Monday, October 12, 2009

Work work work

Running your own business is no picnic. I was aware of this when I started, but perhaps a naive part of me just assumed that, for myself, things would be different.

I've been close to a nervous breakdown before, thanks to stress brought on by poor management practice underpinned by dodgy spiritual principles (I kid you not), so perhaps I assumed that my experiences would ensure it never happen again.

Now I know that I assumed too much and that the big, bad bugbear of overwork and stress is coming over the hill again. One thing that made me sit up and take notice was when Wifey referred to my beloved MacBook Pro as 'the other woman' .... ouch!

It's easy to justify working every hour available in order to provide for one's family or pay the mortgage, but you can't use that argument indefinitely. Someday, something's got to give, and the choice is stark - family or work. It's a simple as that. Yes, you've got to put food on the table, and yes you've got to keep a roof over your head - but if it destroys your family, what's the point? As my brother once put it: you either work to live or your live to work. Which would I rather do? Well, the former obviously.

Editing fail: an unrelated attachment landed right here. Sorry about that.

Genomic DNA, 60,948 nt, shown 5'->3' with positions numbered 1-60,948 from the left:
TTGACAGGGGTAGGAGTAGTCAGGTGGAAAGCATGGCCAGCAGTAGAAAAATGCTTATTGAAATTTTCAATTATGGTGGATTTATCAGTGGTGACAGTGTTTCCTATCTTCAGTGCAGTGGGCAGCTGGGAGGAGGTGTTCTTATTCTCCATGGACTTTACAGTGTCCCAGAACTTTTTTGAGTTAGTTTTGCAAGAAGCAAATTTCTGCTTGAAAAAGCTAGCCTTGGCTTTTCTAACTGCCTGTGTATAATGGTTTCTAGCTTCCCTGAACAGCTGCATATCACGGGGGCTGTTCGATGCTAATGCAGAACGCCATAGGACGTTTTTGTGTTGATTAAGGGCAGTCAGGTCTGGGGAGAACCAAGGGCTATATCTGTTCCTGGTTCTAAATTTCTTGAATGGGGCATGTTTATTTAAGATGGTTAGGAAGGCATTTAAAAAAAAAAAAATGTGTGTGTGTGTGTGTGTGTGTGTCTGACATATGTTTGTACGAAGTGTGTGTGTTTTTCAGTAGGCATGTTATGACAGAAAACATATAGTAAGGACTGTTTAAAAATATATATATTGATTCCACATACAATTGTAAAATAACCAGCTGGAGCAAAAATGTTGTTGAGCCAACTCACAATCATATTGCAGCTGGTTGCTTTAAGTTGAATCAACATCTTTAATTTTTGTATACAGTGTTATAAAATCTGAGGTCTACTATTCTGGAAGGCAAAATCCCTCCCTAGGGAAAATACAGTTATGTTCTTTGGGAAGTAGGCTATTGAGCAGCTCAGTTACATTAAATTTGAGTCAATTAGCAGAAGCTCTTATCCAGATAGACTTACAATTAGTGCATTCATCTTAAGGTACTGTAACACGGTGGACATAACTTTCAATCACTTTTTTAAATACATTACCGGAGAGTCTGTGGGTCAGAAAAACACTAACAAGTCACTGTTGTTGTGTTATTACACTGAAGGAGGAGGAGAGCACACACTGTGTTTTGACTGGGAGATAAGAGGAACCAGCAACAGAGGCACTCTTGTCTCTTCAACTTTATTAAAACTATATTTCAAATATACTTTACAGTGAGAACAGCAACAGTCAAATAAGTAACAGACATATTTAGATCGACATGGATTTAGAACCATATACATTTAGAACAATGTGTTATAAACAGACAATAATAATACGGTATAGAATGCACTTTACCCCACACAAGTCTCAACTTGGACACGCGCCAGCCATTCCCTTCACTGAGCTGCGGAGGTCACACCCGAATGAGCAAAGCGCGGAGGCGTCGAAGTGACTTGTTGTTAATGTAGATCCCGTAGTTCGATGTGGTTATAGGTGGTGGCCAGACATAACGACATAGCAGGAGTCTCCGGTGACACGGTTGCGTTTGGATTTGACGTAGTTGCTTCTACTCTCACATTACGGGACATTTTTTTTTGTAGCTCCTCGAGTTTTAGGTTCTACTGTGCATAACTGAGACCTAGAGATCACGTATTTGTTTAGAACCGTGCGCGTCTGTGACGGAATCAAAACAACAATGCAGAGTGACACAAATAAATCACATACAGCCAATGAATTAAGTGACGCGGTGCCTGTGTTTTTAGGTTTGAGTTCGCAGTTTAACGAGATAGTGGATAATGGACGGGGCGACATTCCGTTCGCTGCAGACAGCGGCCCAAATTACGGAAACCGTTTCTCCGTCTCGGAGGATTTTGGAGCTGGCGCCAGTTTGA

I have recognised in me the recurring thought that if I work my socks off now, I won't need to work so hard in the years down the line. Trouble is, that's a classic lie that actually doesn't hold true. Rob Parsons (who I used to work for) was well known for saying 'a slower day is never coming', and he's right. You kid yourself that one day you'll have time to do all those things you mean to do (take the kids camping, have a lazy Sunday morning with the wife, randomly climb a mountain on a Wednesday morning), but those days never come. You can't expect those things to happen once life slows down ... because it never does. If you don't prioritise family and personal time by booking it in the diary, work will just come along and take up all the time you have.

A hard lesson to learn, I guess - but better to learn it now that in ten years time when it's possibly too late...

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